Two weeks after California's largest utility PG&E filed for bankruptcy protection (marking its second bankruptcy in 20 years), Bloomberg is sounding the alarm that California's two other large electric utilities are just one wildfire away from bankruptcy filings of their own - a fact that was underscored last month when S&P slashed their credit ratings ...
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Two weeks after California's largest utility PG&E filed for bankruptcy protection (marking its second bankruptcy in 20 years), Bloomberg is sounding the alarm that California's two other large electric utilities are just one wildfire away from bankruptcy filings of their own - a fact that was underscored last month when S&P slashed their credit ratings to near-junk status.
And to the chagrin of California residents, Gov. Gavin Newsom has done nothing to ease these anxieties, leaving large swaths of the largest state in the union without solvent utility companies (a situation that would likely lead to massive rate hikes on California's already heavily taxed consumers).
The two utilities in question are Edison International’s Southern California Edison Co. and Sempra Energy’s San Diego Gas & Electric Co. Both utilities have begged California lawmakers to reconsider the state's view on the legal concept of inverse condemnation. Put simply, this legal principle allows utilities to be held liable for any wildfires caused by their equipment - even if the utilities have followed every safety rule. But so far, their pleas have fallen on deaf ears (for the record, the changes being requested wouldn't affect the distribution of liability if the utilities are found to be negligent).
"This is a really serious issue that could absolutely impair the health of utilities in this state," Pedro Pizarro, Edison’s chief executive officer, said in an interview. "I don’t want to speculate about bankruptcy, but this is serious. And the current approach is just not sustainable."
But as Bloomberg points out, there are several easy solutions that wouldn't be difficult for the legislature and governor's mansion to pursue. The legislature has the power to change the standard. But so far, they have opted to do nothing.
Here's a rundown of the options (text courtesy of Bloomberg):
California lawmakers spent much of last year hunting for a solution. In August, they passed a bill designed to help utilities cover liabilities from a wave of fires in 2017. But it doesn’t offer aid for 2018 fires, a critical issue after November’s Camp Fire, the deadliest in state history. With PG&E’s equipment seen as a possible ignition source, the company estimated it was facing $30 billion in wildfire liabilities when it filed for bankruptcy.
California’s new governor, Gavin Newsom, assembled an advisory panel and told them to fast-track their efforts; he wants a report before July. Utilities and legislators are all offering ideas, but there’s no guarantee they’ll find a solution that will help the power companies without becoming a financial burden to the state, or raise the ire of ratepayers and voters.
The inverse condemnation doctrine is rooted in California’s constitution, so any direct changes would require a constitutional amendment, according to the state’s legislative counsel office. An amendment would need to win two-thirds majorities in both the state Assembly and Senate, and then be approved by voters. Given the public anger at PG&E, that avenue is closed, legislators say.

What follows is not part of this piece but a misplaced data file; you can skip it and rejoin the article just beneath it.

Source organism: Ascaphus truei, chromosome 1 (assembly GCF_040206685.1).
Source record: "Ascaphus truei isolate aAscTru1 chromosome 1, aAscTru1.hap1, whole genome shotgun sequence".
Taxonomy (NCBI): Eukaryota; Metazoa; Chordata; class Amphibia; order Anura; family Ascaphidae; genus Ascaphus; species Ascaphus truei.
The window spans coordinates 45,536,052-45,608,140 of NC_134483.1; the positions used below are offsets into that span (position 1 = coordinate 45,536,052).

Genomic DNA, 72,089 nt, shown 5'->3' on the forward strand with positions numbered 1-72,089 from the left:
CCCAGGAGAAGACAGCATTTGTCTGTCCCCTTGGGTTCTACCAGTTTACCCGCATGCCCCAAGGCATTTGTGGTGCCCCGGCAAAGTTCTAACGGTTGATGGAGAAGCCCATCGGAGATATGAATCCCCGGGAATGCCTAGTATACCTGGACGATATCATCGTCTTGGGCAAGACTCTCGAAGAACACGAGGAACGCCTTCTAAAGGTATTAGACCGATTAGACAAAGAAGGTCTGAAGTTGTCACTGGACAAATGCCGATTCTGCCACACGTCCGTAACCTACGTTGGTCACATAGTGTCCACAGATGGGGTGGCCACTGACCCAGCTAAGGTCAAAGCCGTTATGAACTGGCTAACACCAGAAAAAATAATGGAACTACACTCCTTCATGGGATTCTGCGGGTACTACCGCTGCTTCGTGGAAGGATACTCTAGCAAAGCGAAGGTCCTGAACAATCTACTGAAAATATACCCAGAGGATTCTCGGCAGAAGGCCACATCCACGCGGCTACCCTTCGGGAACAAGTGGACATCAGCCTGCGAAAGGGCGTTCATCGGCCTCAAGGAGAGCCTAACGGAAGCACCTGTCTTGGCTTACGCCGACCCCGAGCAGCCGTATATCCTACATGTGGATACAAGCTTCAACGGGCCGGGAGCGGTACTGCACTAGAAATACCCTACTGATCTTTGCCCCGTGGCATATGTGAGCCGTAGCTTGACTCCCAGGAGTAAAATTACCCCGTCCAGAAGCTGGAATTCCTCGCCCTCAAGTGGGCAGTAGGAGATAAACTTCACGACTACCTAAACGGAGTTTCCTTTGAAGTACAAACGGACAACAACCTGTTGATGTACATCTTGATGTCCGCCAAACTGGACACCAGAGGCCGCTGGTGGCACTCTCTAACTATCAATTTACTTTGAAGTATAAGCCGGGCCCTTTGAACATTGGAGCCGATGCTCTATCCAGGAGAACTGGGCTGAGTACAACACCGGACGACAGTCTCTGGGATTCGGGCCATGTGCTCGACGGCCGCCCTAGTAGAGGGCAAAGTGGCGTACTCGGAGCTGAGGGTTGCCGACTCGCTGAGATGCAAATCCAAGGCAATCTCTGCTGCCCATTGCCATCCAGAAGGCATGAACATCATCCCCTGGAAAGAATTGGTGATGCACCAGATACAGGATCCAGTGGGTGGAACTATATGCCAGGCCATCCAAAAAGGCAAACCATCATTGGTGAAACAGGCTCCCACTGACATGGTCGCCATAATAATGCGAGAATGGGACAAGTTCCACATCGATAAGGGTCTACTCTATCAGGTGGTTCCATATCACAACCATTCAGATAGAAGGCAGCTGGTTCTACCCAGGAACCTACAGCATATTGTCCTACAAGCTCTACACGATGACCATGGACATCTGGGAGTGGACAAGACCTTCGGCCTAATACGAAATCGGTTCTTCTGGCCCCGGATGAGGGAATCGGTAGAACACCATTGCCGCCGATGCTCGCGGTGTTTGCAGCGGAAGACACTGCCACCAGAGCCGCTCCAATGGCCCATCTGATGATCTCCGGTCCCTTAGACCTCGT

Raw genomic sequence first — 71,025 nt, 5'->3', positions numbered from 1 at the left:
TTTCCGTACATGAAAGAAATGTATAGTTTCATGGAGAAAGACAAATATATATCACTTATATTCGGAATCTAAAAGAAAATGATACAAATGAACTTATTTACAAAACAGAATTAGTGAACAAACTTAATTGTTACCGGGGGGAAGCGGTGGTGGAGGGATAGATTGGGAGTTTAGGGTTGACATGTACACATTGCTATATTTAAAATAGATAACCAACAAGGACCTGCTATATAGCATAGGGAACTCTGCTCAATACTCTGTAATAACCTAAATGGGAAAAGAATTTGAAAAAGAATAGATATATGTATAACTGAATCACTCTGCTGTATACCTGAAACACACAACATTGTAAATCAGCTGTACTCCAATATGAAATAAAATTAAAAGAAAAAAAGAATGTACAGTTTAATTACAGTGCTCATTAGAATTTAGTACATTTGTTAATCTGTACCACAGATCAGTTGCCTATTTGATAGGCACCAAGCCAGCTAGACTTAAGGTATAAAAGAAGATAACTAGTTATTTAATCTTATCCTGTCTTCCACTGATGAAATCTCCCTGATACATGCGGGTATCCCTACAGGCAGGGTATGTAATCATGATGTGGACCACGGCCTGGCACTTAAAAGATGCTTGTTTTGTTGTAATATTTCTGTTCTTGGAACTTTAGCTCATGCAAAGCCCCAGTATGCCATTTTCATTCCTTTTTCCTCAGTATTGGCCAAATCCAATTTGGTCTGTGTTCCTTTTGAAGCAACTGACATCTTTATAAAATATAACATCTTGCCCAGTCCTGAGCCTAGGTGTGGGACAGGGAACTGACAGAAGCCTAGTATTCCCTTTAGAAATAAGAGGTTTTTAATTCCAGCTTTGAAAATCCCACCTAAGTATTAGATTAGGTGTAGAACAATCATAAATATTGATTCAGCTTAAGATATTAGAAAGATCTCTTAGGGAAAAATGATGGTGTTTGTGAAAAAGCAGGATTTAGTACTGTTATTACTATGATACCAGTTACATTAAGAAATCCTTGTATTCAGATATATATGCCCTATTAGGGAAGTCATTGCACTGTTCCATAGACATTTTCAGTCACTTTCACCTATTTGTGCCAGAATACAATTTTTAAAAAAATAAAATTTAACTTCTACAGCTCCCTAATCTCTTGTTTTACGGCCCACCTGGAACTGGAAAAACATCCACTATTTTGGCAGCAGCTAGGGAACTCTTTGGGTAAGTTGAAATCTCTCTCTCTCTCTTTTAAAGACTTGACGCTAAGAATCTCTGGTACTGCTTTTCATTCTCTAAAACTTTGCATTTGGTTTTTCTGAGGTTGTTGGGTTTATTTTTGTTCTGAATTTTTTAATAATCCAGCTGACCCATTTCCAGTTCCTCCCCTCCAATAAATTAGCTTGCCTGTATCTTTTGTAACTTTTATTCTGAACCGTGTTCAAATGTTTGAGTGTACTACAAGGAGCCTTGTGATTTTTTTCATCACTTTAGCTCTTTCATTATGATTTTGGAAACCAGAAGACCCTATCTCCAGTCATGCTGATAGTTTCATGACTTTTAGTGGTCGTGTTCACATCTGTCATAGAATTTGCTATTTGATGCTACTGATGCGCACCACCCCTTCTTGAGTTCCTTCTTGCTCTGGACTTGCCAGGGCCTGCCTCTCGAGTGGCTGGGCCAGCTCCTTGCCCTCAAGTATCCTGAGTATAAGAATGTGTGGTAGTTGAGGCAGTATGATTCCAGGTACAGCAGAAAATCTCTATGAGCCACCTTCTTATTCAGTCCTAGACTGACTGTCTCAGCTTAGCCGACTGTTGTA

“There’s no sense of anyone planning to do that, at least in the Democratic caucus,” said state Senator Jerry Hill.
The utilities say another option is for the legislature to change the way inverse condemnation is applied. Instead of using a standard of strict liability, the state could instead look at whether the utility acted reasonably in running its equipment. There’s a precedent for this: a 1997 state Supreme Court ruling that used this standard in a water-district case.
"We’ve actually looked at this really closely, and we believe that under the law, yes, the legislature has the power to change that standard," Pizarro said. "We’re not looking to get off the hook here if we’re negligent. If we’re negligent, we should be held accountable."
However, utilities already pitched this idea to Sacramento last year, with no success. Lawmakers said electric utilities and water districts were too different to make this a plausible connection.
Some legislators are focusing on alternative ways to compensate fire victims, easing the financial pressure on utilities.
Assemblyman Chad Mayes in January introduced a bill to create a California Wildfire Catastrophe Fund. Utilities would pay into the fund annually, and a public authority would oversee it. The money would back bonds, and utilities could use the proceeds to settle wildfire claims.
Many of the details need to be worked out, Mayes said. Can utilities pass on some of the costs to customers? If so, how much? Should the state seed the fund with money from its greenhouse gas cap-and-trade program? Still, Sacramento is committed to resolving the issue, “because we’ve got to keep the lights on,” he said.
"The idea is to pre-fund the disaster, not post-fund the disaster," said Mayes, a Republican representing desert communities around Palm Springs. With the law passed last year, "we tried to post-fund the disaster."
But for some reason, the political will to safeguard the state's utilities is virtually non-existent. And the only solution lawmakers and the state's utility regulator have latched on to so far - at least as far as PG&E is concerned - is breaking up utilities found liable for the wildfires and bringing them under state control. And while the utilities have taken the brunt of the blame in the press, the fact remains that 95% of the state's wildfires are caused by careless human errors, and amplified - not by factors linked to climate change - but by the state's abysmal land-management policies.